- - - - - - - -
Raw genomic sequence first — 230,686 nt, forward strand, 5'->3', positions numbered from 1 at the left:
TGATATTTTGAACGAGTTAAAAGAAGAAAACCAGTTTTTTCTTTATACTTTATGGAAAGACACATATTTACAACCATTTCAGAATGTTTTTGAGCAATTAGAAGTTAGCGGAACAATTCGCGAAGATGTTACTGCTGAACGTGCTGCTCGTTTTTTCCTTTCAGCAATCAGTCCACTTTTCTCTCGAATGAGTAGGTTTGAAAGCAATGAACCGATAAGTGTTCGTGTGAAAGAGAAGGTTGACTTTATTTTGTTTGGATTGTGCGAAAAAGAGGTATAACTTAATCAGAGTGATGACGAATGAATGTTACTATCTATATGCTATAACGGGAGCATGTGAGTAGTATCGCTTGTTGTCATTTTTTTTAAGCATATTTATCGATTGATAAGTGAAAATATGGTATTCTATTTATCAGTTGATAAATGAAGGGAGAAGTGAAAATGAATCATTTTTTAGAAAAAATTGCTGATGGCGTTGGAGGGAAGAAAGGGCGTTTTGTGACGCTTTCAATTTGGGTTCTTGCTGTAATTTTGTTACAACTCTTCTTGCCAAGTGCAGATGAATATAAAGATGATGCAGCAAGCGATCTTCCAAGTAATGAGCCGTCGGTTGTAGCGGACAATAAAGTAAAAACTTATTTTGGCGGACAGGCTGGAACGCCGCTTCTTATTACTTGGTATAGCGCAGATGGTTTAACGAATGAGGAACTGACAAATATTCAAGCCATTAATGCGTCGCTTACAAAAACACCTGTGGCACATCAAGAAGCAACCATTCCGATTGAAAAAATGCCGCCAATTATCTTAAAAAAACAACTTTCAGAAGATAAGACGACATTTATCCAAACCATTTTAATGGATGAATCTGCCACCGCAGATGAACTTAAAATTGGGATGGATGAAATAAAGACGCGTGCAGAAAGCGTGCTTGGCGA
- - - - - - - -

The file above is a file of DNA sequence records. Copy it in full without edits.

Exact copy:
Raw genomic sequence first — 230,686 nt, forward strand, 5'->3', positions numbered from 1 at the left:
TGATATTTTGAACGAGTTAAAAGAAGAAAACCAGTTTTTTCTTTATACTTTATGGAAAGACACATATTTACAACCATTTCAGAATGTTTTTGAGCAATTAGAAGTTAGCGGAACAATTCGCGAAGATGTTACTGCTGAACGTGCTGCTCGTTTTTTCCTTTCAGCAATCAGTCCACTTTTCTCTCGAATGAGTAGGTTTGAAAGCAATGAACCGATAAGTGTTCGTGTGAAAGAGAAGGTTGACTTTATTTTGTTTGGATTGTGCGAAAAAGAGGTATAACTTAATCAGAGTGATGACGAATGAATGTTACTATCTATATGCTATAACGGGAGCATGTGAGTAGTATCGCTTGTTGTCATTTTTTTTAAGCATATTTATCGATTGATAAGTGAAAATATGGTATTCTATTTATCAGTTGATAAATGAAGGGAGAAGTGAAAATGAATCATTTTTTAGAAAAAATTGCTGATGGCGTTGGAGGGAAGAAAGGGCGTTTTGTGACGCTTTCAATTTGGGTTCTTGCTGTAATTTTGTTACAACTCTTCTTGCCAAGTGCAGATGAATATAAAGATGATGCAGCAAGCGATCTTCCAAGTAATGAGCCGTCGGTTGTAGCGGACAATAAAGTAAAAACTTATTTTGGCGGACAGGCTGGAACGCCGCTTCTTATTACTTGGTATAGCGCAGATGGTTTAACGAATGAGGAACTGACAAATATTCAAGCCATTAATGCGTCGCTTACAAAAACACCTGTGGCACATCAAGAAGCAACCATTCCGATTGAAAAAATGCCGCCAATTATCTTAAAAAAACAACTTTCAGAAGATAAGACGACATTTATCCAAACCATTTTAATGGATGAATCTGCCACCGCAGATGAACTTAAAATTGGGATGGATGAAATAAAGACGCGTGCAGAAAGCGTGCTTGGCGA